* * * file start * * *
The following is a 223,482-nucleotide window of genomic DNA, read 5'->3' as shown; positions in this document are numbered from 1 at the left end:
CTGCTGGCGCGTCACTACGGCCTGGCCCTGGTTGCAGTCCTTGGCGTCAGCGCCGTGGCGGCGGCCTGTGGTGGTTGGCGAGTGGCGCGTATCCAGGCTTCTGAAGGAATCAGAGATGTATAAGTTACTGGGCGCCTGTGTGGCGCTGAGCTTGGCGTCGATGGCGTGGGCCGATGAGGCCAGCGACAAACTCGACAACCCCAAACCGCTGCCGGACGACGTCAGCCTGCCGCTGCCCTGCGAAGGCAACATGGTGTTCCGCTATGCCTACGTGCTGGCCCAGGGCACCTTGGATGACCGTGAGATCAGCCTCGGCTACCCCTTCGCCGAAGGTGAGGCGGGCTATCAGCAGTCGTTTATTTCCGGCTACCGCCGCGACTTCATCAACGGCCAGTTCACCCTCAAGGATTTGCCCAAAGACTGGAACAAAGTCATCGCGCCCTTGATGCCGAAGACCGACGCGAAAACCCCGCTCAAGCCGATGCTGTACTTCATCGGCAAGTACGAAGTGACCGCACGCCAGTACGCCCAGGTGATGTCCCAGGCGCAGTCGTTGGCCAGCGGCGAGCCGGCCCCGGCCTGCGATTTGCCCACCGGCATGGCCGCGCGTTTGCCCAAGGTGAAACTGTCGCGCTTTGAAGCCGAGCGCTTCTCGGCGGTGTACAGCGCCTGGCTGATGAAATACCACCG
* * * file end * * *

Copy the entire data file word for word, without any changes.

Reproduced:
The following is a 223,482-nucleotide window of genomic DNA, read 5'->3' as shown; positions in this document are numbered from 1 at the left end:
CTGCTGGCGCGTCACTACGGCCTGGCCCTGGTTGCAGTCCTTGGCGTCAGCGCCGTGGCGGCGGCCTGTGGTGGTTGGCGAGTGGCGCGTATCCAGGCTTCTGAAGGAATCAGAGATGTATAAGTTACTGGGCGCCTGTGTGGCGCTGAGCTTGGCGTCGATGGCGTGGGCCGATGAGGCCAGCGACAAACTCGACAACCCCAAACCGCTGCCGGACGACGTCAGCCTGCCGCTGCCCTGCGAAGGCAACATGGTGTTCCGCTATGCCTACGTGCTGGCCCAGGGCACCTTGGATGACCGTGAGATCAGCCTCGGCTACCCCTTCGCCGAAGGTGAGGCGGGCTATCAGCAGTCGTTTATTTCCGGCTACCGCCGCGACTTCATCAACGGCCAGTTCACCCTCAAGGATTTGCCCAAAGACTGGAACAAAGTCATCGCGCCCTTGATGCCGAAGACCGACGCGAAAACCCCGCTCAAGCCGATGCTGTACTTCATCGGCAAGTACGAAGTGACCGCACGCCAGTACGCCCAGGTGATGTCCCAGGCGCAGTCGTTGGCCAGCGGCGAGCCGGCCCCGGCCTGCGATTTGCCCACCGGCATGGCCGCGCGTTTGCCCAAGGTGAAACTGTCGCGCTTTGAAGCCGAGCGCTTCTCGGCGGTGTACAGCGCCTGGCTGATGAAATACCACCG